I read your email today from my University mailing box which i seldom use nowadays. Sincerely apologise for late reply then.
It is good to hear from practitioners whom involved in IBS since 1985. I'm fully respect your comments sir and would welcome more in the future. As you might know, CIDB and MTIB (Timber Board) are now promoting timber IBS. As for steel in favour of concrete, i'm not sure on the industry’s respond. Perhaps you might know better than me.
As a non-technical researcher of IBS, we see IBS as part of innovation in construction that promote "newness". It is based on degree of industrialisation. The more IBS is pre-assembled, reproduced using automation and robotics, more value will be added into IBS systems. As in other industrial based sector, we see it as process rather than "assembly of products". The way forward for IBS is mass-customisation and modular systems. But of course, IBS will forever seen as expensive. But the last time, flat screen TV was also considered as luxury item. Volume and value will bring brig price down.
I'm totally agreed with you that IBS need to find ways in associating itself with a green and sustainable “buzz and hype”. You might be surprised by the fact that concrete panel is now considered as sustainable since based on their reusabilty and recycability characteristics.
My organisation CIDB (CREAM-research arm of CIDB) will conduct a half day seminar (free of charge-invitation only) on IBS next week 13 July 2010 involves international IBS speakers. The theme of the seminar is to link the IBS with the green and sustainable initiatives. We might continue our conversation there. If you interested to join us, i would be please to invite you there. Kindly give me you contact details and fax. Thanks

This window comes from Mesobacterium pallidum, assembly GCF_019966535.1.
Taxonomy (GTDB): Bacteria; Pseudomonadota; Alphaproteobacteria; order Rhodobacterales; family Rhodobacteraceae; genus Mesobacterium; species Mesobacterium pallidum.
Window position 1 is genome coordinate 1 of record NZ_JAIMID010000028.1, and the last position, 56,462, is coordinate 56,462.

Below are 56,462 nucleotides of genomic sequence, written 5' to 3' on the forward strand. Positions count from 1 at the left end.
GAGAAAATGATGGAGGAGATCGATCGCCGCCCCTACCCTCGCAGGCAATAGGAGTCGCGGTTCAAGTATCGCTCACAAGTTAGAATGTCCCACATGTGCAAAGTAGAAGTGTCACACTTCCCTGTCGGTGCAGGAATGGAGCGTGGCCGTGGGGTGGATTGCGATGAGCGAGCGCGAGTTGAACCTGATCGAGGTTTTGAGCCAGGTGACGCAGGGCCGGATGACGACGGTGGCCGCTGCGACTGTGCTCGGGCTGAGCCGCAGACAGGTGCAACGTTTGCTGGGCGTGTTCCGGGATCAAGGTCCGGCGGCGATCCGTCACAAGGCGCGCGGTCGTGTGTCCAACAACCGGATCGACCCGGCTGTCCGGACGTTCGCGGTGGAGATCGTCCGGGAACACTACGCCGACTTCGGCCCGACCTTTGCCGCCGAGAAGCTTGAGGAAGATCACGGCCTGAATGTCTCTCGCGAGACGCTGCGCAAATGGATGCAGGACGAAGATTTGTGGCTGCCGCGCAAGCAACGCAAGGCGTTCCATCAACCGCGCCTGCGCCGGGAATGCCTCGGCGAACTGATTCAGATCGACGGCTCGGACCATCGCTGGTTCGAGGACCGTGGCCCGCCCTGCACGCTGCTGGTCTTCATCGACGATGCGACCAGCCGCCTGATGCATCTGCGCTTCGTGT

Greetings Dr Kamar,
I saw an article you co-wrote with Dr Zuhairi.
I have been involved in several IBS systems in Malaysia from 1985 but I think the answer to IBS is in the "materials". For instance if one were to carry out construction on lunar surfaces where there is no water and lack of facilities, the construction method will have to different to suit the resources of the location. On earth, if the project is in the remote region, perhaps earth construction is worth considering if cement and steel need to transported from far away areas. This is how I see it.
Lets say if steel is a wasteful component in buildings, perhaps it could be partly or fully replaced with other kind of reos. Concrete is not a sustainable material, perhaps the substitute could be steel, wood etc..etc
What do you think?
Consultant Engineer & Researcher